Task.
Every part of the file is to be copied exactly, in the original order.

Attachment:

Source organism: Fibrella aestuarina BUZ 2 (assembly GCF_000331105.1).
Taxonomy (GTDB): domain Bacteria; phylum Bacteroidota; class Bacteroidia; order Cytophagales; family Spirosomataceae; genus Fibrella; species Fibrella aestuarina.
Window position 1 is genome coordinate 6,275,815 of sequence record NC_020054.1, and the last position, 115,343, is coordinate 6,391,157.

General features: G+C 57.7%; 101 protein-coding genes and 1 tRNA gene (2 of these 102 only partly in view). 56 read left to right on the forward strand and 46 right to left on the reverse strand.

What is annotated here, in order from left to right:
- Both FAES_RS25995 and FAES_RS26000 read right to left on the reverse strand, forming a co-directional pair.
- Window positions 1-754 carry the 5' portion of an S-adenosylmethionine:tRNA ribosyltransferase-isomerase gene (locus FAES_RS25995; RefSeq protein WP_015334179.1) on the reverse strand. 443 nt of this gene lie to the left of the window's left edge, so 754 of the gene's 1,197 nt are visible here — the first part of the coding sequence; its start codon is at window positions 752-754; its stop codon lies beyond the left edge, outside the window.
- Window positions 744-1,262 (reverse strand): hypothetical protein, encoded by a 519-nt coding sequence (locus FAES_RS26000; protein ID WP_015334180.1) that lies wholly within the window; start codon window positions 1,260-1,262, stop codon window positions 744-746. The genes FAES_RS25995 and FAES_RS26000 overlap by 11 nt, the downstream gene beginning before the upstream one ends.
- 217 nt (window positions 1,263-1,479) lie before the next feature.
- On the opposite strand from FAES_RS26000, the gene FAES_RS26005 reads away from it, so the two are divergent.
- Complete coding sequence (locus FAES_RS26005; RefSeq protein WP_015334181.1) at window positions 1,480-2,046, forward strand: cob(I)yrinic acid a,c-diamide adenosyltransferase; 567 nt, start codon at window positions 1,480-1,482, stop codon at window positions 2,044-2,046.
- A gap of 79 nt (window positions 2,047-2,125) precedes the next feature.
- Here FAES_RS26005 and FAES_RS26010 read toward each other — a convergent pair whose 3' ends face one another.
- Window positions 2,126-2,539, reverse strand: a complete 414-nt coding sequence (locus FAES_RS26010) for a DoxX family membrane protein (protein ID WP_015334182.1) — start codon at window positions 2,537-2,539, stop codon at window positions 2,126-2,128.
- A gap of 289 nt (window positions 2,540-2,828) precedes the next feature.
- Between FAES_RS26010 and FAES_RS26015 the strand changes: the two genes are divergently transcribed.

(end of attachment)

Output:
Source organism: Fibrella aestuarina BUZ 2 (assembly GCF_000331105.1).
Taxonomy (GTDB): domain Bacteria; phylum Bacteroidota; class Bacteroidia; order Cytophagales; family Spirosomataceae; genus Fibrella; species Fibrella aestuarina.
Window position 1 is genome coordinate 6,275,815 of sequence record NC_020054.1, and the last position, 115,343, is coordinate 6,391,157.

General features: G+C 57.7%; 101 protein-coding genes and 1 tRNA gene (2 of these 102 only partly in view). 56 read left to right on the forward strand and 46 right to left on the reverse strand.

What is annotated here, in order from left to right:
- Both FAES_RS25995 and FAES_RS26000 read right to left on the reverse strand, forming a co-directional pair.
- Window positions 1-754 carry the 5' portion of an S-adenosylmethionine:tRNA ribosyltransferase-isomerase gene (locus FAES_RS25995; RefSeq protein WP_015334179.1) on the reverse strand. 443 nt of this gene lie to the left of the window's left edge, so 754 of the gene's 1,197 nt are visible here — the first part of the coding sequence; its start codon is at window positions 752-754; its stop codon lies beyond the left edge, outside the window.
- Window positions 744-1,262 (reverse strand): hypothetical protein, encoded by a 519-nt coding sequence (locus FAES_RS26000; protein ID WP_015334180.1) that lies wholly within the window; start codon window positions 1,260-1,262, stop codon window positions 744-746. The genes FAES_RS25995 and FAES_RS26000 overlap by 11 nt, the downstream gene beginning before the upstream one ends.
- 217 nt (window positions 1,263-1,479) lie before the next feature.
- On the opposite strand from FAES_RS26000, the gene FAES_RS26005 reads away from it, so the two are divergent.
- Complete coding sequence (locus FAES_RS26005; RefSeq protein WP_015334181.1) at window positions 1,480-2,046, forward strand: cob(I)yrinic acid a,c-diamide adenosyltransferase; 567 nt, start codon at window positions 1,480-1,482, stop codon at window positions 2,044-2,046.
- A gap of 79 nt (window positions 2,047-2,125) precedes the next feature.
- Here FAES_RS26005 and FAES_RS26010 read toward each other — a convergent pair whose 3' ends face one another.
- Window positions 2,126-2,539, reverse strand: a complete 414-nt coding sequence (locus FAES_RS26010) for a DoxX family membrane protein (protein ID WP_015334182.1) — start codon at window positions 2,537-2,539, stop codon at window positions 2,126-2,128.
- A gap of 289 nt (window positions 2,540-2,828) precedes the next feature.
- Between FAES_RS26010 and FAES_RS26015 the strand changes: the two genes are divergently transcribed.